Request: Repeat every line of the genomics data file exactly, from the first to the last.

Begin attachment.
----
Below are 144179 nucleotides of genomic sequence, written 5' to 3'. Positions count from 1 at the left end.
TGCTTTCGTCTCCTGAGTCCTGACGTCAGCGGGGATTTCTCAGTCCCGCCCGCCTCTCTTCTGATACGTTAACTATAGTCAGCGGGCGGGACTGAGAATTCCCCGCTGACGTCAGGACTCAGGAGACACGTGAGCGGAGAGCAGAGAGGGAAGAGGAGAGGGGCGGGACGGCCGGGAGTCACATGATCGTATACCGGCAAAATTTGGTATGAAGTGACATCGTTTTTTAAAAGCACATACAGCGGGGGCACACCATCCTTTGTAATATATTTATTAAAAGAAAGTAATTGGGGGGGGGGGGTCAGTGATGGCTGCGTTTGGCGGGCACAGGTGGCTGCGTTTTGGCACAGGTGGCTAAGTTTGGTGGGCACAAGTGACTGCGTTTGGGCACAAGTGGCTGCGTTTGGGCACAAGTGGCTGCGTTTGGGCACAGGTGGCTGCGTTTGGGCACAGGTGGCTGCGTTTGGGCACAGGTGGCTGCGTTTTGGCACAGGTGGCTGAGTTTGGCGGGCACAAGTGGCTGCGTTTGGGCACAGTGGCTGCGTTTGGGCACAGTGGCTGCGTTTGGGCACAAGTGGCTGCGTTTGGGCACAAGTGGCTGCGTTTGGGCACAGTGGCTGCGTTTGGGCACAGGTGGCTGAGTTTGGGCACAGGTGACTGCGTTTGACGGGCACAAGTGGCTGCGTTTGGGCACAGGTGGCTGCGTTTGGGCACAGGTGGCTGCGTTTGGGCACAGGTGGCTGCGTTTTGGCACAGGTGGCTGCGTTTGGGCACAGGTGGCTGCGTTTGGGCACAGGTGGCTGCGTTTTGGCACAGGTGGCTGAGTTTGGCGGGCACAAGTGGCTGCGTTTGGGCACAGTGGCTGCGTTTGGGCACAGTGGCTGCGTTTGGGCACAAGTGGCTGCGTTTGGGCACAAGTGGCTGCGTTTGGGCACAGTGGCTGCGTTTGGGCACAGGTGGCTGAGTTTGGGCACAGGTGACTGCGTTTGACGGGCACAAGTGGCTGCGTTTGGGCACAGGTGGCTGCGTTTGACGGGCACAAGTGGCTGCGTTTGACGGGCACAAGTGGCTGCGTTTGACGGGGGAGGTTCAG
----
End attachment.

Below are 144179 nucleotides of genomic sequence, written 5' to 3'. Positions count from 1 at the left end.
TGCTTTCGTCTCCTGAGTCCTGACGTCAGCGGGGATTTCTCAGTCCCGCCCGCCTCTCTTCTGATACGTTAACTATAGTCAGCGGGCGGGACTGAGAATTCCCCGCTGACGTCAGGACTCAGGAGACACGTGAGCGGAGAGCAGAGAGGGAAGAGGAGAGGGGCGGGACGGCCGGGAGTCACATGATCGTATACCGGCAAAATTTGGTATGAAGTGACATCGTTTTTTAAAAGCACATACAGCGGGGGCACACCATCCTTTGTAATATATTTATTAAAAGAAAGTAATTGGGGGGGGGGGGTCAGTGATGGCTGCGTTTGGCGGGCACAGGTGGCTGCGTTTTGGCACAGGTGGCTAAGTTTGGTGGGCACAAGTGACTGCGTTTGGGCACAAGTGGCTGCGTTTGGGCACAAGTGGCTGCGTTTGGGCACAGGTGGCTGCGTTTGGGCACAGGTGGCTGCGTTTGGGCACAGGTGGCTGCGTTTTGGCACAGGTGGCTGAGTTTGGCGGGCACAAGTGGCTGCGTTTGGGCACAGTGGCTGCGTTTGGGCACAGTGGCTGCGTTTGGGCACAAGTGGCTGCGTTTGGGCACAAGTGGCTGCGTTTGGGCACAGTGGCTGCGTTTGGGCACAGGTGGCTGAGTTTGGGCACAGGTGACTGCGTTTGACGGGCACAAGTGGCTGCGTTTGGGCACAGGTGGCTGCGTTTGGGCACAGGTGGCTGCGTTTGGGCACAGGTGGCTGCGTTTTGGCACAGGTGGCTGCGTTTGGGCACAGGTGGCTGCGTTTGGGCACAGGTGGCTGCGTTTTGGCACAGGTGGCTGAGTTTGGCGGGCACAAGTGGCTGCGTTTGGGCACAGTGGCTGCGTTTGGGCACAGTGGCTGCGTTTGGGCACAAGTGGCTGCGTTTGGGCACAAGTGGCTGCGTTTGGGCACAGTGGCTGCGTTTGGGCACAGGTGGCTGAGTTTGGGCACAGGTGACTGCGTTTGACGGGCACAAGTGGCTGCGTTTGGGCACAGGTGGCTGCGTTTGACGGGCACAAGTGGCTGCGTTTGACGGGCACAAGTGGCTGCGTTTGACGGGGGAGGTTCAG